MANILA — The son of Philippines dictator Ferdinand Marcos won a landslide presidential election victory on Tuesday, capping a stunning comeback for a family chased from power nearly 40 years ago.
The following are the key dates in the political rise, fall and resurrection of the clan, as Ferdinand Marcos Junior prepares to move back into the presidential palace where he grew up.
Nov. 8, 1949: Political debut
Manila trial lawyer Ferdinand Marcos wins the first of what would be 3 terms in the House of Representatives.
The win comes a decade after he was jailed for the 1935 assassination of his father's political rival, Julio Nalundasan. He was later acquitted after arguing his own case in a Supreme Court appeal.
Marcos is elected to the Senate in 1959 and eventually becomes Senate president, a position seen as a stepping stone to the presidency.
May 1, 1954: Marriage
After a whirlwind courtship, Marcos marries beauty queen Imelda Romualdez.
His bride is from a powerful political dynasty in the central province of Leyte and will eventually help him rule the country for 20 years.
Imelda, who has a taste for expensive jewelry, art and shoes, serves at various times as a cabinet member, governor of the national capital region, and ambassador at large.
They have 3 children, including a son called Ferdinand Marcos Jr, who they nickname "Bongbong".
Nov. 9, 1965: Presidency
Marcos switches parties to run against incumbent president Diosdado Macapagal in the 1965 elections. He wins in a landslide.
He is re-elected to an unprecedented second term in 1969 but allegations of corruption and authoritarianism have already started to cloud his reputation.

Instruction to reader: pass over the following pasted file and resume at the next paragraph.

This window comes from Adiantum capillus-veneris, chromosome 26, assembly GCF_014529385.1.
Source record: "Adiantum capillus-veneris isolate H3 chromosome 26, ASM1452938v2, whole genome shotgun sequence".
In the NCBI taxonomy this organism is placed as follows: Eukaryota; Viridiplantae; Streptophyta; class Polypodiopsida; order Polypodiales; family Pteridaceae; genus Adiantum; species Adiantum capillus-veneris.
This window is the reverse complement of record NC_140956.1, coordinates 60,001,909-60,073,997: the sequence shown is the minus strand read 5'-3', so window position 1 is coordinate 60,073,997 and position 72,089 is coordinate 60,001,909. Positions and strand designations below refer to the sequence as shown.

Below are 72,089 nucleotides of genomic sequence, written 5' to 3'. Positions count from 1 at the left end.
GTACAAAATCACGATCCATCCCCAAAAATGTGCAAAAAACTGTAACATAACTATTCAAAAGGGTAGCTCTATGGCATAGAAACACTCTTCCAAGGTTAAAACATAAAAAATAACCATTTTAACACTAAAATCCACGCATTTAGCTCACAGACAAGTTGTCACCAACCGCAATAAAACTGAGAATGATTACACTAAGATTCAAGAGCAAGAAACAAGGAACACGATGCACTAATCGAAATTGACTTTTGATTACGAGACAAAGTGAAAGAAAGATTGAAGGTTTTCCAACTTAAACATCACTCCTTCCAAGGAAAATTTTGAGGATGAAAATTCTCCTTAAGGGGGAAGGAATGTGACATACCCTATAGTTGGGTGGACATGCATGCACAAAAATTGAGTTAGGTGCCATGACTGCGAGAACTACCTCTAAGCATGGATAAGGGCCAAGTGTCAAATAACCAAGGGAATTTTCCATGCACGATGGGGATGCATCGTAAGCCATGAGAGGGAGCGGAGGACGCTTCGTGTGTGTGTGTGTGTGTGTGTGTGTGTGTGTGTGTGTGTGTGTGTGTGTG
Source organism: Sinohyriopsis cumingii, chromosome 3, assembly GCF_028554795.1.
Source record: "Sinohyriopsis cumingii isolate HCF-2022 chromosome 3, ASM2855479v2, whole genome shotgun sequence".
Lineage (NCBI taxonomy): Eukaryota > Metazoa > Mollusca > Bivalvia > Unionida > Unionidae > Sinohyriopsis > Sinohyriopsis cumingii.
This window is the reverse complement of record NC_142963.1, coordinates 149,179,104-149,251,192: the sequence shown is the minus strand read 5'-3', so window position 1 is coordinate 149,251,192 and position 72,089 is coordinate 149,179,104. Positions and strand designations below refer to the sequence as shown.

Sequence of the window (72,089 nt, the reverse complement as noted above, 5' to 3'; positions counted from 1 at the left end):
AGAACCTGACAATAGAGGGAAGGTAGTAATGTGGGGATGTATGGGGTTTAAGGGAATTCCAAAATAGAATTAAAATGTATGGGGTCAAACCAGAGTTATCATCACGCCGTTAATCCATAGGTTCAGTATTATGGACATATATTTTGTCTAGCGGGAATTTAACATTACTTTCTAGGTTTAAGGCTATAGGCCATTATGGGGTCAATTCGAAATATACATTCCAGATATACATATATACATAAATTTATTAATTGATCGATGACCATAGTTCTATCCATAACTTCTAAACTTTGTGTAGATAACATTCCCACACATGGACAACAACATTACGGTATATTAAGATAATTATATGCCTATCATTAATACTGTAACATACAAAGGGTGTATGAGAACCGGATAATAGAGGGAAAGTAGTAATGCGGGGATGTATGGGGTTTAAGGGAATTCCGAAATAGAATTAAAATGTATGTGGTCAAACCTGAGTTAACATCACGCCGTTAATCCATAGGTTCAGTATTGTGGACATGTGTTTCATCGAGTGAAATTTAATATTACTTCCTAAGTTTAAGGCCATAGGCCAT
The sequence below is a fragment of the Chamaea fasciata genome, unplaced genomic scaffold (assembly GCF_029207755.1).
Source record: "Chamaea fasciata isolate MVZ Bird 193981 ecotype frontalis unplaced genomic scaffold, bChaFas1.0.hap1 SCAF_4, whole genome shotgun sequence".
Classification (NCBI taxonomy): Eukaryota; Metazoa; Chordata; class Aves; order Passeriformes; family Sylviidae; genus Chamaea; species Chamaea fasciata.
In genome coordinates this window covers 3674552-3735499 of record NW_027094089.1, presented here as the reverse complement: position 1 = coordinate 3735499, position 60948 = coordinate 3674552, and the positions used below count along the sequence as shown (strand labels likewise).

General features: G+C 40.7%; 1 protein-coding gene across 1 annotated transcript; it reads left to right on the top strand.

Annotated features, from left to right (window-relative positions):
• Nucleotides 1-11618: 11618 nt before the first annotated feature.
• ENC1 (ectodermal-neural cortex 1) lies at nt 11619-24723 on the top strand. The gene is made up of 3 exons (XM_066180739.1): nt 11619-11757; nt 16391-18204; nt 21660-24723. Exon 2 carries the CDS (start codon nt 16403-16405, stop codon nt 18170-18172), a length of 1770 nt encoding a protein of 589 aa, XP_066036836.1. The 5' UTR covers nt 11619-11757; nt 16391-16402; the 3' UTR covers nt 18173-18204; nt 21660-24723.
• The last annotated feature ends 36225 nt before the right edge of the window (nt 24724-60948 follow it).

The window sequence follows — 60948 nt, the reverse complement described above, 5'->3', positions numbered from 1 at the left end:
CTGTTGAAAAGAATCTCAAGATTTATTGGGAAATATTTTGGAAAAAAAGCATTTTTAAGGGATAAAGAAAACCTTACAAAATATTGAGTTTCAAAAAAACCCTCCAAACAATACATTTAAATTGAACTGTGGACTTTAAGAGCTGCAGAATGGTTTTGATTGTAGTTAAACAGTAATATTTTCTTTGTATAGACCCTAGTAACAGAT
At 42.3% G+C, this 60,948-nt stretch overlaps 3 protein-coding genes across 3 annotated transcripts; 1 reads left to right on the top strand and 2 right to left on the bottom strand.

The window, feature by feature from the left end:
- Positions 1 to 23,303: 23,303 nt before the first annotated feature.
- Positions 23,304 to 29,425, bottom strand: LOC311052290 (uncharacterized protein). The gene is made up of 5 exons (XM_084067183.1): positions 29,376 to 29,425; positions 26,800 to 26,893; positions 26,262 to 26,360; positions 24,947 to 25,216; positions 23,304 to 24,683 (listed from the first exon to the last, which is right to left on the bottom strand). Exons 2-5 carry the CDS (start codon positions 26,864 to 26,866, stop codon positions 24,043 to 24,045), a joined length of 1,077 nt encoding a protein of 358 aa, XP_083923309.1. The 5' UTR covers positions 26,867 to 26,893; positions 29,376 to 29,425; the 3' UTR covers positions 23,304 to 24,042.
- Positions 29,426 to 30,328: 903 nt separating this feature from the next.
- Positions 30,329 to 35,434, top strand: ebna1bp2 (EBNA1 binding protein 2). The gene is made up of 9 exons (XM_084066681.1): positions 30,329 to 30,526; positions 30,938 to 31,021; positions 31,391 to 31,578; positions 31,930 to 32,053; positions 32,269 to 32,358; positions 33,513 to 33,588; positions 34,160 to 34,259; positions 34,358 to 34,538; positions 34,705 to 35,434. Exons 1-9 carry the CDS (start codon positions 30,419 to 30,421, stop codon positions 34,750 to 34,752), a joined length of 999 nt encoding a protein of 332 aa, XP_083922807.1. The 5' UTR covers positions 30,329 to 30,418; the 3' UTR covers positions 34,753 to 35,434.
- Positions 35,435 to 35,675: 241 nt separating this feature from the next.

Sept. 21, 1972: Martial law
Constitutionally barred from running for a third term as president, Marcos shocks the nation by imposing martial law on Sept. 21, 1972, which enables him to stay in power.
He uses the outbreak of armed hostilities against communist and Muslim insurgencies as justification for the decision.
With US backing, Marcos rules by decree and launches a brutal crackdown on dissent that results in tens of thousands of people being jailed, tortured or killed.
Jan. 17, 1981: Martial law ends
Marcos lifts martial law but continues to rule by decree with his martial law-era acts and orders remaining in place.
June 16, 1981: Election boycott
The first presidential polls since 1969 are boycotted by the opposition. Marcos easily wins in a vote widely derided as a sham.
Aug. 21, 1983: Aquino killed
Prominent opposition leader Benigno Aquino is assassinated by state forces at Manila airport as he returns from exile in the US, triggering massive street protests calling for the dictator's resignation.
Nov. 3, 1985: Snap election
Widely rumored to be ailing and reeling from international criticism, Marcos announces on US television that he will call a snap presidential election for the following year.
Corazon Aquino, the widow of assassinated opposition leader Benigno Aquino, reluctantly takes up the challenge of running against him.
Feb. 7, 1986: Fraudulent vote